Abstract: The production of precast, concrete elements with complex, double-curved geometry is expensive due to the high costcosts of the necessary moulds and the limited possibilities for mould reuse. Currently, CNC-milled foam moulds are the solution applied mostly in projects, offering good aesthetic performance, but also resulting in waste of material, relatively low production speed and fairly high costs per element. The flexible mould method aims to offer an economic alternative for this state of art technology by allowing repeated reuse of the same mould, and if necessary, reuse in adapted shape. A patent and literature review and comparison of state-of-art formwork methods reveals that, although the idea of a flexible formwork already dates from the mid-20th century, in building industry it has not yet found widespread application, and is still experimental to a large extent. In other industries, such as aerospace and automotive, flexible moulds are occasionally used for rapid prototyping purposes, mostly for the forming of thin metal sheets. The understanding of the flexible mould principle in terms of mechanics is still in development. In combination with concrete, the flexible mould has been industrially applied only on occasion. Deliberately imposed deformation of concrete after casting allows the use of only one single-sided flexible mould, but - being a method quite alien to normal precast concrete production - has hardly been investigated. Therefore, models are needed both for the flexible layer as well as it's use in combination with concrete. By analysing a number of architectural cases in terms of geometrical aspects, more information is gathered about building size, element thickness, curvature radius and number and type of elements. This information is used to define the type of shapes for which the flexible mould method would be suitable. Through the last 80 years, the shape of curved architecture has changed; whereas the early famous shell designers such as Isler and Torroja aimed for structurally optimized and material-efficient shapes, nowadays these shapes have mostly made place for free-form curves, in which parametric design or sculptural influences are leading. For larger projects, several hundreds to even thousands of uniquely curved elements are manufactured, varying in curvature radius in a range between 0.75 m and 45 m. Furthermore the contours and edge position can vary from element to element. Prediction of each element's edge position is non-trivial for the flexible mould method, especially not for elements with strong curvature. The deformation process can be described mathematically by analysing thecurvature parameters. An important and meaningful parameter is the Gaussian curvature. Depending on the change in Gaussian curvature, the imposed deformation of the mould surface and the concrete results in certain amounts of bending action (B) and in-plane surface stretching (S). Bending tensile strains in the still plastic concrete can be in the range of 25 to 50 for an element with 50 mm thickness, which is far more than the values normally encountered in concrete after casting. The application of in-plane shear deformation appears to be helpful to deform the mould from flat to double-curved. The exact positioning of the element edges can be determined from this in-plane shear deformation. The shape of the mould, in the present research, is controlled by a grid of actuators - extendible support points that follow the intended architectural shape. As mould surface, a thin rubber layer can be used, that, however, has to be supported by a material that is capable of carrying the weight of the concrete without visible deflection between the actuators. Various solutions are investigated for this support material, of which the strip mould offers the most accurate results and predictability. As said, the concrete in this method is deliberately deformed after casting in an open, single-sided mould. This requires control over both the fluidity and strain capacity of the fresh concrete: if the concrete is too fluid, it will flow out of the mould after deformation due to the slope of the mould, if it is already too stiff, cracks may occur. Various experiments are conducted to investigate the viability of the principle as well as the parameters that influence the risk of either flow or cracking. It appears that the use of a self-compacting concrete with thixotropic properties reduces both the risks: as a result of quick stabilisation after casting, the yield strength build-up will prevent flow once the mould is deformed and put at a certain slope. Thanks to it's plastic strain capacity, this type of concrete will be able to undergo the imposed deformation without cracking. An important measure to prevent this cracking is the curing of the concrete directly after casting and a deformation that takes place before initial setting time. Thin steel rebar, glass-fibre textiles or mixed fibres are all applicable as reinforcement, the latter two giving the best results. For the measurement of yield strength development of the concrete mixture before and after casting, various methods are investigated. Literature research and experiments demonstrate that, once the rheological behaviour of a mixture has been determined with a viscometer accompanied with slump (flow) tests, the correct moment of deformation of the flexible mould can later be determined from repeated slump (flow) tests with sufficient reliability. However, as soon as the mixture constituents will be adapted, new viscometer measurements have to be carried out again. The flexible mould method has been successfully tested on single- and double-curved precast concrete elements with a radius down to 1.50 m and an element thickness up to 50 mm. Until this moment, the maximum element size tested was approximately 2 x 1 m2, but larger elements are expected to be feasible. An integrated design-to-production process is required: due to the complex geometry and the impact of this geometry on all aspects of the manufacturing, all parties involved should cooperate to make the use of this method possible. Computational skills are needed to determine design parameters and control the manufacturing process. Several new questions were identified during the research, but at this moment, implementation of the flexible mould method in an industrial environment in cooperation with a concrete product manufacturer is the best way to determine the priorities for further research. From the full research it is concluded that the flexible mould method is viable for the production of double-curved concrete elements.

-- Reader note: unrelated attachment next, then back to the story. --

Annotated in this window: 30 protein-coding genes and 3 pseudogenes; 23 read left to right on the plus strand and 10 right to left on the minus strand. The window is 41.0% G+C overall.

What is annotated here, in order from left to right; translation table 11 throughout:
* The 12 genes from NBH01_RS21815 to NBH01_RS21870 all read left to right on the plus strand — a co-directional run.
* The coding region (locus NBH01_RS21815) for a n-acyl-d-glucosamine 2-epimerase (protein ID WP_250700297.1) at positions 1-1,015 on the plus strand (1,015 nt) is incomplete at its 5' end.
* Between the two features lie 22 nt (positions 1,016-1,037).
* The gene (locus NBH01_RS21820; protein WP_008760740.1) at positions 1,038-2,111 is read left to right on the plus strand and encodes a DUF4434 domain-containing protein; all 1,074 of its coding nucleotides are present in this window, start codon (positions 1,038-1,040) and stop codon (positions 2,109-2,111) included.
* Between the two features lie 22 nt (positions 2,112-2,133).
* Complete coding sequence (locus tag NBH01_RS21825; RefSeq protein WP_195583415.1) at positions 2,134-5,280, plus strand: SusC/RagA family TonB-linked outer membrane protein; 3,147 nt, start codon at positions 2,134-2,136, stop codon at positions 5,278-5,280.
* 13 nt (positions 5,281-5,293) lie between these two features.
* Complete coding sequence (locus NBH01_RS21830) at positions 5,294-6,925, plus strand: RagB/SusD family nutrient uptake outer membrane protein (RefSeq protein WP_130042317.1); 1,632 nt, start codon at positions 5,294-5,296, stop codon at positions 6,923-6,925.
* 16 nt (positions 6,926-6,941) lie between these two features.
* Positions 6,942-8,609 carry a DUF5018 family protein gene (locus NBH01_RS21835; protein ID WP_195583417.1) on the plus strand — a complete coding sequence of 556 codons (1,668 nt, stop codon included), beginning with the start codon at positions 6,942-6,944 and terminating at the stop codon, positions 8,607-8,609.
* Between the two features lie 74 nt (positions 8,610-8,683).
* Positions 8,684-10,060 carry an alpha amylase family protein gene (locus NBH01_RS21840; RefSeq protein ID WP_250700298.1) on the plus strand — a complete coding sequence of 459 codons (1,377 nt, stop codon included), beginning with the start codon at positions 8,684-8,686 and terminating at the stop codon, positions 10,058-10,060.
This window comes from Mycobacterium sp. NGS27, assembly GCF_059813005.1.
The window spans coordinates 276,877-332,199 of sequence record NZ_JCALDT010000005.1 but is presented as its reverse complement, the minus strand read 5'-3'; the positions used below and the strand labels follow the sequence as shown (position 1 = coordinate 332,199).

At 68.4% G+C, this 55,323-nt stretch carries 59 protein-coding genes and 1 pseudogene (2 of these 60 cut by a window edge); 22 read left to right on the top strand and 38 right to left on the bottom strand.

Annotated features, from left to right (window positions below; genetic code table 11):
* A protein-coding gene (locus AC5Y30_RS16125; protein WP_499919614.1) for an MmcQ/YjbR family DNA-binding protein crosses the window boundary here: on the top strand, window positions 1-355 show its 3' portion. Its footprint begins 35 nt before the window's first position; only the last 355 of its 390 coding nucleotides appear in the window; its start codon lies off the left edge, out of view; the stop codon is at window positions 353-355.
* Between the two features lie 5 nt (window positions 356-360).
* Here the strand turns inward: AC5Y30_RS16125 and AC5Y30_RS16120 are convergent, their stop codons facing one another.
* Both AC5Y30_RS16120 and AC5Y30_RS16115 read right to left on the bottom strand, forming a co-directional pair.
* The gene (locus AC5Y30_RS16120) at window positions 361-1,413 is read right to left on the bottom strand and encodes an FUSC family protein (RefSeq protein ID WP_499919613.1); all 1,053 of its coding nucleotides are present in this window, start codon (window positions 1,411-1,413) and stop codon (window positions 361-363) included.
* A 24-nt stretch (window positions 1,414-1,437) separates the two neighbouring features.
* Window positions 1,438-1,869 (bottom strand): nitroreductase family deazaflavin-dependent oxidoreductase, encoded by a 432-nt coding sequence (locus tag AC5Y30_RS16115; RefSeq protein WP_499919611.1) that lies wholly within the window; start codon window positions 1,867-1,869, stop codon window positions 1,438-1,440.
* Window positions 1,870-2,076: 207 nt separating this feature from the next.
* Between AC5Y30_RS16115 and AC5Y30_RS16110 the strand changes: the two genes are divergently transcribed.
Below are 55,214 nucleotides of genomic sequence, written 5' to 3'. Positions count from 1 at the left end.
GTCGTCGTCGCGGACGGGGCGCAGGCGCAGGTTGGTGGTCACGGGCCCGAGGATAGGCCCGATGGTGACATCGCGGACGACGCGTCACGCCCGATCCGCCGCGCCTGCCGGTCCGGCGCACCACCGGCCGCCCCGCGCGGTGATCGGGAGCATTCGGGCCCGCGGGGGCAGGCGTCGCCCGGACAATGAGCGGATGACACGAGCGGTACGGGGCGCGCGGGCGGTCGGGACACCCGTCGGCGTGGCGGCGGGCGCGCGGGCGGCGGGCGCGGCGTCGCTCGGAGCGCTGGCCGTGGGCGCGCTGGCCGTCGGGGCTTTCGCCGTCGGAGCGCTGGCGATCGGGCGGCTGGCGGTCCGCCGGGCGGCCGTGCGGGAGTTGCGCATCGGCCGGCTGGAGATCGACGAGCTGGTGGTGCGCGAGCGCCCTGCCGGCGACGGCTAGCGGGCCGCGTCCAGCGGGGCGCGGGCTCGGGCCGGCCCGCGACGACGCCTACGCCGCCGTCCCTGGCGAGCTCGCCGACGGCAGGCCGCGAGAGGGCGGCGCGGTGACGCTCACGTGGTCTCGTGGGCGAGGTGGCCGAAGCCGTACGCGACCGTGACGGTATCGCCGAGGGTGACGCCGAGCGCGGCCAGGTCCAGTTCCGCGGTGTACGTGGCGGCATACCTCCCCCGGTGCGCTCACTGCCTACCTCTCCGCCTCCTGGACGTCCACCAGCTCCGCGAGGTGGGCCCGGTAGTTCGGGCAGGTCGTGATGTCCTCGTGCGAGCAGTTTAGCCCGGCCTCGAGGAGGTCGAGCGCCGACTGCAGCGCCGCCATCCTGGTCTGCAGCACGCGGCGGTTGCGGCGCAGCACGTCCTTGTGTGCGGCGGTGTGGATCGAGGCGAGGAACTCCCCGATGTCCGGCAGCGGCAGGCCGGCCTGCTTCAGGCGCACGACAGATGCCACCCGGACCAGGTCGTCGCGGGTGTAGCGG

TL;DR: In this paper, a new approach to the stress analysis of spur gear teeth using finite element method and cyclic symmetry is presented, where each tooth is considered as an identical substructure of the gear wheel.